My gut feeling is if and when the FCC acts on the NPRM from 2010 and makes GMRS an unlicensed bubble pack only service, the rules will more or less mirror Canada's rules and narrow mode will be required on all GMRS primary channels. I'm not in favor of de-licensing GMRS as proposed but I am in favor of narrowbanding all of GMRS. Switching from wide bandwidth (25kHz channel spacing, 20kHz authorized BW) to narrow bandwidth (12.5kHz spacing, 11.25kHz authorized BW) solved all of my adjacent channel splatter problems from local bubble pack users 12.5kHz away from the GMRS primary channel I'm operating on.
 
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#17
I wonder why people think GMRS will narrowband without a mandate from the FCC.
Eventual attrition. The supply of old wide band repeaters will eventually dry up. Newer gear is forced narrow band in most cases. At some point in the future it will be too difficult to find wide band UHF equipment.

Won't happen tomorrow, won't happen in the next few years, but eventually it'll happen.
Unless the FCC steps in, and I'd never rule that out, especially if they find a way to make a buck off of it.
 
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#19
Eventual attrition might be 40 or more years from now. I operate several GE Master II GMRS repeaters that are a good 30yrs old and are running perfect and I have no intention on upgrading if I don't have too.

Anyone want to guess how many current operational GMRS repeaters are capable or certified for narrow band operation? I would think less than 10% and probably less. If they light up a frequency or two 12.5 KHz away from an operational GMRS repeater, who is responsible for upgrading the receiver or replacing the repeater to exist in a 12.5KHz environment?

Also, how many GMRS radios in use are 12.5KHz radios? There is another potential expense that someone would have to pay for if there is interference.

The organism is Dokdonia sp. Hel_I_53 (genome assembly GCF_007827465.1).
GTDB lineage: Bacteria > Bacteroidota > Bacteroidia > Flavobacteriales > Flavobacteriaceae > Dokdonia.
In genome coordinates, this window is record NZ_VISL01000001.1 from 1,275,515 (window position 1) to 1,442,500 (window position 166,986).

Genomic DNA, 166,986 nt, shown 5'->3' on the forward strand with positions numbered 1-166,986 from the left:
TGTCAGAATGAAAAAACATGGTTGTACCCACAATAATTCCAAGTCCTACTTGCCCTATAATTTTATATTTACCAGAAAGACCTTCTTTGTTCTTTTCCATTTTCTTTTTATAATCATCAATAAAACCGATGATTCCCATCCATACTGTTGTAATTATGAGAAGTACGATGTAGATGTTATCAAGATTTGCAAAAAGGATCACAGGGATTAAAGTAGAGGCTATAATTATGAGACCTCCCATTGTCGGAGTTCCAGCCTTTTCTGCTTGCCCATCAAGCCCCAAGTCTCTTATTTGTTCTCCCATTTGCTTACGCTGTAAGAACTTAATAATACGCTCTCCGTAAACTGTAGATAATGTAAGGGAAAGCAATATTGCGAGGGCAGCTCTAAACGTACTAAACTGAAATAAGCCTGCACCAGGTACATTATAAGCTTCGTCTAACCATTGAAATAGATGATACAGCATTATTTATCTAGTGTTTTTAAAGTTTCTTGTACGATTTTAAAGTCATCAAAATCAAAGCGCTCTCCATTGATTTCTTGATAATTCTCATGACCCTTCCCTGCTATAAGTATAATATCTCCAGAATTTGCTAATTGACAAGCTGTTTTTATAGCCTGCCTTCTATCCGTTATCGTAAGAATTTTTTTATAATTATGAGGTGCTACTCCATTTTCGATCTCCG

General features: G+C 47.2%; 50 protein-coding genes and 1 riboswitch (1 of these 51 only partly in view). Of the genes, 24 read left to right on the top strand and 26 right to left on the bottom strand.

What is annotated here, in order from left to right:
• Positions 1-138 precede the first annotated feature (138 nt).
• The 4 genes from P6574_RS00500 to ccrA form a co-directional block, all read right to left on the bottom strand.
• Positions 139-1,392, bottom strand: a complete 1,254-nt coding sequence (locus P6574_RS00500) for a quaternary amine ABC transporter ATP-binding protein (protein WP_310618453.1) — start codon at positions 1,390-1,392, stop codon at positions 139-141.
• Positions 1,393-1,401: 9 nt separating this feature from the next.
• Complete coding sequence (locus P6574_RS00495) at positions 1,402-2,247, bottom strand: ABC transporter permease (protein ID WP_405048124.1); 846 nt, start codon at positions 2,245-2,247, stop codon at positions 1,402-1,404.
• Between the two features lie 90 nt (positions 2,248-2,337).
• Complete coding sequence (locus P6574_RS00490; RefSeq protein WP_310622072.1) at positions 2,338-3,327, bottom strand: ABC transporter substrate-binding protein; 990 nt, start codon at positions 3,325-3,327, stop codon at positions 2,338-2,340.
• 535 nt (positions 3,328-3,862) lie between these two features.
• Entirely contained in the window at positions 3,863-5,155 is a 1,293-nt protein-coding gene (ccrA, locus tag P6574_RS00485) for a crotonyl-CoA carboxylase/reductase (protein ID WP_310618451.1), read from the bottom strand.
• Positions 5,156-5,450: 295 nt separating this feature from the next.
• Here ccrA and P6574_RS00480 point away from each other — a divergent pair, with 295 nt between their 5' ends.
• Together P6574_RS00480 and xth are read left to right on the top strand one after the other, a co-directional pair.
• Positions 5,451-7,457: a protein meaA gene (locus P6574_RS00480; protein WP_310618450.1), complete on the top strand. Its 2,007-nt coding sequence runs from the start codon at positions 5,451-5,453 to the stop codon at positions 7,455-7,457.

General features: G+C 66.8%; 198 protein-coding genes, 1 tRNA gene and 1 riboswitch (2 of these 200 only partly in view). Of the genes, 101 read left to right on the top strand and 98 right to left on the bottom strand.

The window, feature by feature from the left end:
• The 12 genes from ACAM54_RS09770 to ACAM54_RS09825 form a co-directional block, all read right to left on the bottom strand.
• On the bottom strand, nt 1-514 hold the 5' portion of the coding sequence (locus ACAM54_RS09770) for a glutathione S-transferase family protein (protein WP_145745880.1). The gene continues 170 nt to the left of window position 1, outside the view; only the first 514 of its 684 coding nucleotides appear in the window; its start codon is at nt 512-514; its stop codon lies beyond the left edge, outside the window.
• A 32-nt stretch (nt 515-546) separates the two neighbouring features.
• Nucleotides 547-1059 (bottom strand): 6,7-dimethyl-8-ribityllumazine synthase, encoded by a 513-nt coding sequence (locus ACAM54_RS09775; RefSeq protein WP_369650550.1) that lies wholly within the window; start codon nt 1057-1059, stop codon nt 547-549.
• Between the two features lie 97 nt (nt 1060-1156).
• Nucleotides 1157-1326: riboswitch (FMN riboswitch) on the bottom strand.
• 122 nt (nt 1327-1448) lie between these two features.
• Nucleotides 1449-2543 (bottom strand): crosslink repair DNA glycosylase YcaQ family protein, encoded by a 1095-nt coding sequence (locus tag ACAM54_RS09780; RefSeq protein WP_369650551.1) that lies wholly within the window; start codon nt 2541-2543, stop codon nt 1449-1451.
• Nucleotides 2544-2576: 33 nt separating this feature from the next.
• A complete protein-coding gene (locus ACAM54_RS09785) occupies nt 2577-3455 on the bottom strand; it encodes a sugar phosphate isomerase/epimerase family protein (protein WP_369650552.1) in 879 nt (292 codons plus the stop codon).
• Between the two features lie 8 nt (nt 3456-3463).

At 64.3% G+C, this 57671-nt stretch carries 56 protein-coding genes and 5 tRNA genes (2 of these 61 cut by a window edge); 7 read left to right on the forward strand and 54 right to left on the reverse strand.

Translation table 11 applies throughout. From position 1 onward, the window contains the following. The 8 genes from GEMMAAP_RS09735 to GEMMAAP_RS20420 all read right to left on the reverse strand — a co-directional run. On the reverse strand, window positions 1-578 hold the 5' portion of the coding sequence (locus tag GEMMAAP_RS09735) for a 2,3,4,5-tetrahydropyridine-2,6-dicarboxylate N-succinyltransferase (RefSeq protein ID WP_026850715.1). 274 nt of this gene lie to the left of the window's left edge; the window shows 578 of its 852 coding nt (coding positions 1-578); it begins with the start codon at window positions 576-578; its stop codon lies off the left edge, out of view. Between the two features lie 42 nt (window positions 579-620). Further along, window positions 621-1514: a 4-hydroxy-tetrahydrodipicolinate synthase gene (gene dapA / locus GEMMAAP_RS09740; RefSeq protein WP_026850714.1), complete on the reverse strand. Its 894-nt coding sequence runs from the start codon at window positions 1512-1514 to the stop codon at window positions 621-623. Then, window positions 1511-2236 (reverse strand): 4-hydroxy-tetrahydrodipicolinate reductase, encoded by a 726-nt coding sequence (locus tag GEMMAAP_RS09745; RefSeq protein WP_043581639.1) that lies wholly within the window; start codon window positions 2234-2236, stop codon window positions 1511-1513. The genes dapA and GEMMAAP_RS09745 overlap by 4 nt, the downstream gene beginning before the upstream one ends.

prcguy


Eventual attrition. The supply of old wide band repeaters will eventually dry up. Newer gear is forced narrow band in most cases. At some point in the future it will be too difficult to find wide band UHF equipment.

Won't happen tomorrow, won't happen in the next few years, but eventually it'll happen.
Unless the FCC steps in, and I'd never rule that out, especially if they find a way to make a buck off of it.
 
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#20
Unless you need to avoid bleedover from the heavy use of FRS 467 MHz radios, there is no reason to narrow band GMRS. There is no increase in channel availability since FRS has taken those 12.5 KHz slots already. However going to NB DMR would increase capacity.

There is a performance penalty going from WB to NB FM. Going to NB Digital provides a benefit.

See the maps on this page for WB FM vs NB FM VS NB P25 digital (DMR is about same)

LEIKHIM AND ASSOCIATES LLC - VHF-UHF Narrowbanding

Any decision to NB should be tempered with the need for support of roaming access by WB mobiles.

By the way if you have an older repeater like a Micor, those had a very effective AFC circuit and that circuit can pull in those FRS signals 25 KHz away. There is a method to defeat the AFC which is unnecessary given the stability of modern radios.